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UX researcher & designer  | learning scientist | acrobat
PhD, Carnegie Mellon University HCII

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ALEX: bridging the gap between home and school language expectations. Alex is a virtual peer used as an intervention and experimentation platform to understand how students' learning behaviors are impacted by various cultural design choices in a tech-mediated environment. Alex was either monodialectal (spoke only Standard English) or bidialectal (additionally spoke African American English). When students' attitudes about a given dialect (rather than their own language practices) were aligned with the dialect of the agent, they demonstrated higher rapport, leading to stronger learning outcomes. This study was referenced in The Economist (2017) and The Huffington Post (2016). This project additionally served as the work for my PhD thesis.

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SimStudent: talking with an agent predicts learning better than talking at an agent. We performed an experiment using the SimStudent learning by teaching platform. Stacy, the agent, makes the same math mistakes students had made previously. We evoke reflection from students as they articulate Stacy's mistakes back to her, which are really their own misconceptions. We found that students' pronoun use when referring to the agent ("you," "she," or "it") strongly predicted how likely they were to demonstrate improved post-test scores. The more students personified the agent in their speech, the better their own performance.

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Snag'em: community networks for marginalized populations in computer science. We developed an app to support undergraduate computer science students in finding peers with similar interests and building social relationships as a mechanism to promote retention. We deployed this experience in three computer science university departments and three conferences, including CHI 2010. We uncovered insights associating participation, ideologies, and sense of community, and identified factors that impact uptake (such as those perceived to be the most well-connected not choosing to participate, which limited the morale of other potential participants).

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Space CoDES: a game about meta-linguistics. Scholars have suggested that bidialectal children may benefit from explicit opportunities to translate ideas between dialects, but this is often a stigmatized practice that is rarely integrated into classroom learning. This was a collaboration with Carnegie Mellon's Entertainment Technology Center to design an experience that would allow children to reflect on their own language use in different situations. After playing, African American elementary aged children successfully described their own language practices at home and at school using the contexts in the game as analogous environments.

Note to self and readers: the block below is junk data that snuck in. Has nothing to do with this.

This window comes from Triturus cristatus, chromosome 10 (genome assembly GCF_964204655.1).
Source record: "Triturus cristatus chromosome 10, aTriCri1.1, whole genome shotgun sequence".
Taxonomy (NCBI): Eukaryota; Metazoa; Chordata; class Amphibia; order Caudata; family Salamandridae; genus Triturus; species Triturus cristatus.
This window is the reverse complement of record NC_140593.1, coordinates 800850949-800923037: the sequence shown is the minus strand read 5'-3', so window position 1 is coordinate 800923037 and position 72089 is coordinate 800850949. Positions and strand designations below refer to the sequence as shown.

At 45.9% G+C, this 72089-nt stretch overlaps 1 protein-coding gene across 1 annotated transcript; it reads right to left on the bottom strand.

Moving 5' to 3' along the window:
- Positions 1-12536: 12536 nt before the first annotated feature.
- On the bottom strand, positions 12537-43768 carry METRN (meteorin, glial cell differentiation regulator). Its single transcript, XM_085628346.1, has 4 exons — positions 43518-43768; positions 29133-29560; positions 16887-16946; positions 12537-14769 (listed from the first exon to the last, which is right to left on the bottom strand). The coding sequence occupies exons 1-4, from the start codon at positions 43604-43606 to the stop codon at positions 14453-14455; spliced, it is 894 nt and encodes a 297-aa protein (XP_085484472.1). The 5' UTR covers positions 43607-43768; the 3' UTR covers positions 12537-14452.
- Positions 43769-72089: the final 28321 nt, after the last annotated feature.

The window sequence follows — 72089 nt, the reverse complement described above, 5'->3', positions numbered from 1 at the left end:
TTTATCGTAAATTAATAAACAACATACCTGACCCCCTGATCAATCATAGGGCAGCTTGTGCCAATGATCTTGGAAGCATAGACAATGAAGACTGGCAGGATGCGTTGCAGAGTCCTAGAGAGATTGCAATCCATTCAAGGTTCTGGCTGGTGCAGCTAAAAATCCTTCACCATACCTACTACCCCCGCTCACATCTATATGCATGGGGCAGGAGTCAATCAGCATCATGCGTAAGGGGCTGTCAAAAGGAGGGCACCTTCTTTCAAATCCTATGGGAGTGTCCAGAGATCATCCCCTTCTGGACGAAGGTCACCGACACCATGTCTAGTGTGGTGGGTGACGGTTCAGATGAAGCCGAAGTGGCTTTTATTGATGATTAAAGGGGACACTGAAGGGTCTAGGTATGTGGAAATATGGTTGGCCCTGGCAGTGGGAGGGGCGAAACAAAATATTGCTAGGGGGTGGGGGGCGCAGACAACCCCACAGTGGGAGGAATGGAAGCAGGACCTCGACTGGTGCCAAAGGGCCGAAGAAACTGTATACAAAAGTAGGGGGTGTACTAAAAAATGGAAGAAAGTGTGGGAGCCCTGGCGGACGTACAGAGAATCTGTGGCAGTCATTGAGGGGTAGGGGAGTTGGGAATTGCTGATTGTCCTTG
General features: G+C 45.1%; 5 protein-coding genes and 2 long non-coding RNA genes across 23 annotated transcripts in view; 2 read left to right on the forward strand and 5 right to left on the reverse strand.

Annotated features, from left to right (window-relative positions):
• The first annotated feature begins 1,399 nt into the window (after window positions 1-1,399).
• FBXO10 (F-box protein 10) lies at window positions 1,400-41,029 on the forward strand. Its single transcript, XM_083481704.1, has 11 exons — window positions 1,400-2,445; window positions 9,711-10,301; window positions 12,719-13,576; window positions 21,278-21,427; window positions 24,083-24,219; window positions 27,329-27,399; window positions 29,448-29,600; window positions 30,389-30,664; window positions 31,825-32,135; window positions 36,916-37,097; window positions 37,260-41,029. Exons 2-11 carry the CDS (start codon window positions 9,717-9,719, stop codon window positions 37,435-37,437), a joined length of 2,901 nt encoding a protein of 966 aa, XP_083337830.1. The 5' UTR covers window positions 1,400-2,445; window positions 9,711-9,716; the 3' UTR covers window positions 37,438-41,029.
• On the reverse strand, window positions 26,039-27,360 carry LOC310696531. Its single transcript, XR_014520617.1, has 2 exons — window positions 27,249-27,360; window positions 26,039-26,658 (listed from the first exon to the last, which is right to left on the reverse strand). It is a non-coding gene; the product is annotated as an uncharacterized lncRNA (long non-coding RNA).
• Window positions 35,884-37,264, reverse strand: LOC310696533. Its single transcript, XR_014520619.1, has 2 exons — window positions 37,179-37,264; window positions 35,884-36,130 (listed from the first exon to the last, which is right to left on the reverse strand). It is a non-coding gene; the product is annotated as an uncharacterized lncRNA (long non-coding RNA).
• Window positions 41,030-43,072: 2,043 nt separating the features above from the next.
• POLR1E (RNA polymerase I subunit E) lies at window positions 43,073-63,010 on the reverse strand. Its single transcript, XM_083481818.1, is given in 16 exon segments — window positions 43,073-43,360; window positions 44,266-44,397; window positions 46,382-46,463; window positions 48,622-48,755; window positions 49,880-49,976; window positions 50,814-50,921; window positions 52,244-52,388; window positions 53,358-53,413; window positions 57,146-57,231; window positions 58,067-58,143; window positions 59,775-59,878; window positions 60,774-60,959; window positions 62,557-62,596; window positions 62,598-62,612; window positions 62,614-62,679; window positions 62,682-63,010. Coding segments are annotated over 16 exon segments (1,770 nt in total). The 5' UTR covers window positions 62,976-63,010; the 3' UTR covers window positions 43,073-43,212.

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Monster games: meta-linguistic practice and assessment. We developed a series of four apps that used meta-linguistic awareness as a game mechanic. Elementary aged bidialectal African American children who speak non-standard English in the classroom were able to identify the dialect of a novel sentence, but had a more difficult time associating this dialect with a given context. Students identified monsters who spoke African American English as being friendlier than those who spoke Standard, but also less likely to be intelligent.

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Vicarious peer modeling on rapport and co-construction. We explored how different collaborative learning behaviors demonstrated in a learning environment may impact the interaction behaviors among real children dyads using the system together. We found that systems which modeled a "worked example" of collaboration, rather than a "worked example" of the math task domain resulted in improved student post-test scores. We also found that students' rapport during the intervention was predictive of productive peer collaboration behaviors, such as co-constructing ideas.

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Navigation, perception, and task performance in immersive virtual worlds. We explored how we could leverage perceptual illusions through phenomena like change blindness to improve the experience of navigating a virtual reality environment. We found that these illusions went largely undetected by users, allowing us to expand their perception of free space by up to ten times.

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GameCATS: learners as creators of serious games for education and advocacy. We developed a ten week curriculum that taught students with below-grade level standardized performance scores how to make video games to help their classmates learn target math skills. A bit of a head fake, we found that students demonstrated drive to understand the math principles well enough to design their games, and demonstrated significantly higher math skills at post-test. Subsequent iterations of this curriculum changed focus to encourage students to design game experiences that advocated for a social justice issue they cared about.

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Astrojumper: an immersive virtual reality exer-game for children with autism. Prior to the now readily-available Kinect and Wii gaming systems available for home use, we built a virtual reality experience designed with and for children with autism. We found that the game effectively evoked rigorous exercise behaviors during game play, and that there were positive correlations between reported engagement, perceived exertion, and biometric scores associated with exertion. This study was referenced in MIT Technology Review (2015).

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